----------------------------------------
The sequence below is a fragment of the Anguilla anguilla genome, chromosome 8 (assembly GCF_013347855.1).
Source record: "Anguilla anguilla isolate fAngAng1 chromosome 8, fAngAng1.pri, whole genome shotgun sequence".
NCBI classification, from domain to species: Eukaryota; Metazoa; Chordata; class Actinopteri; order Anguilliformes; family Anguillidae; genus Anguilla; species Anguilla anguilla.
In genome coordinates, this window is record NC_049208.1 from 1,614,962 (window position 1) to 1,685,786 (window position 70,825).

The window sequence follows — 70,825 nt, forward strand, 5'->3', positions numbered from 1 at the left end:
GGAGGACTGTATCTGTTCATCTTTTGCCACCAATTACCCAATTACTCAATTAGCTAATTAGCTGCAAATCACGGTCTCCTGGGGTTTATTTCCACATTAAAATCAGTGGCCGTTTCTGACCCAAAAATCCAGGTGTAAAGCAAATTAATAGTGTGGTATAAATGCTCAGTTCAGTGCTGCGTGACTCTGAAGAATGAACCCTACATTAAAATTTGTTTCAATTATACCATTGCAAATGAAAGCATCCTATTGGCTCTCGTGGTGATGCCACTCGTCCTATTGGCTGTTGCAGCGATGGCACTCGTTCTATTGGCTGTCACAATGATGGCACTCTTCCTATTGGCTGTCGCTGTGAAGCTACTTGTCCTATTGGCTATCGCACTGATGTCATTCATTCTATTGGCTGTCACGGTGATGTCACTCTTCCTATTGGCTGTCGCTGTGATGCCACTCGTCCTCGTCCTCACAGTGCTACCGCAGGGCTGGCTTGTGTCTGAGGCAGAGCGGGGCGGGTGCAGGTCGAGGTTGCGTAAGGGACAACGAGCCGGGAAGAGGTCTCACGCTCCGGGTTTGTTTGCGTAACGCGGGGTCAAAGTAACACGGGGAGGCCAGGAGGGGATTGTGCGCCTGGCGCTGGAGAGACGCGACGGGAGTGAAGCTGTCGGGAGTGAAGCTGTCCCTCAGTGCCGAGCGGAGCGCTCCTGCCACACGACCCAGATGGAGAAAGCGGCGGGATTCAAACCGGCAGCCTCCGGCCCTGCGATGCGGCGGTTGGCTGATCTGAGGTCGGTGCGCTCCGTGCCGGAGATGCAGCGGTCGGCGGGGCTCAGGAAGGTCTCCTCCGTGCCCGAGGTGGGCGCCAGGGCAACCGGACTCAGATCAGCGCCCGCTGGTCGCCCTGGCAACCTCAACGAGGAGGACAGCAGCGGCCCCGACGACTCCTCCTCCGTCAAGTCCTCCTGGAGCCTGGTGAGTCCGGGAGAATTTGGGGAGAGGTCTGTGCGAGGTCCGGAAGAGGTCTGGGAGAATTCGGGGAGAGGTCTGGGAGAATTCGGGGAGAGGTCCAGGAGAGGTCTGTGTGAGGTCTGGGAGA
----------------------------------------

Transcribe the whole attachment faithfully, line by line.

The sequence below is a fragment of the Anguilla anguilla genome, chromosome 8 (assembly GCF_013347855.1).
Source record: "Anguilla anguilla isolate fAngAng1 chromosome 8, fAngAng1.pri, whole genome shotgun sequence".
NCBI classification, from domain to species: Eukaryota; Metazoa; Chordata; class Actinopteri; order Anguilliformes; family Anguillidae; genus Anguilla; species Anguilla anguilla.
In genome coordinates, this window is record NC_049208.1 from 1,614,962 (window position 1) to 1,685,786 (window position 70,825).

The window sequence follows — 70,825 nt, forward strand, 5'->3', positions numbered from 1 at the left end:
GGAGGACTGTATCTGTTCATCTTTTGCCACCAATTACCCAATTACTCAATTAGCTAATTAGCTGCAAATCACGGTCTCCTGGGGTTTATTTCCACATTAAAATCAGTGGCCGTTTCTGACCCAAAAATCCAGGTGTAAAGCAAATTAATAGTGTGGTATAAATGCTCAGTTCAGTGCTGCGTGACTCTGAAGAATGAACCCTACATTAAAATTTGTTTCAATTATACCATTGCAAATGAAAGCATCCTATTGGCTCTCGTGGTGATGCCACTCGTCCTATTGGCTGTTGCAGCGATGGCACTCGTTCTATTGGCTGTCACAATGATGGCACTCTTCCTATTGGCTGTCGCTGTGAAGCTACTTGTCCTATTGGCTATCGCACTGATGTCATTCATTCTATTGGCTGTCACGGTGATGTCACTCTTCCTATTGGCTGTCGCTGTGATGCCACTCGTCCTCGTCCTCACAGTGCTACCGCAGGGCTGGCTTGTGTCTGAGGCAGAGCGGGGCGGGTGCAGGTCGAGGTTGCGTAAGGGACAACGAGCCGGGAAGAGGTCTCACGCTCCGGGTTTGTTTGCGTAACGCGGGGTCAAAGTAACACGGGGAGGCCAGGAGGGGATTGTGCGCCTGGCGCTGGAGAGACGCGACGGGAGTGAAGCTGTCGGGAGTGAAGCTGTCCCTCAGTGCCGAGCGGAGCGCTCCTGCCACACGACCCAGATGGAGAAAGCGGCGGGATTCAAACCGGCAGCCTCCGGCCCTGCGATGCGGCGGTTGGCTGATCTGAGGTCGGTGCGCTCCGTGCCGGAGATGCAGCGGTCGGCGGGGCTCAGGAAGGTCTCCTCCGTGCCCGAGGTGGGCGCCAGGGCAACCGGACTCAGATCAGCGCCCGCTGGTCGCCCTGGCAACCTCAACGAGGAGGACAGCAGCGGCCCCGACGACTCCTCCTCCGTCAAGTCCTCCTGGAGCCTGGTGAGTCCGGGAGAATTTGGGGAGAGGTCTGTGCGAGGTCCGGAAGAGGTCTGGGAGAATTCGGGGAGAGGTCTGGGAGAATTCGGGGAGAGGTCCAGGAGAGGTCTGTGTGAGGTCTGGGAGA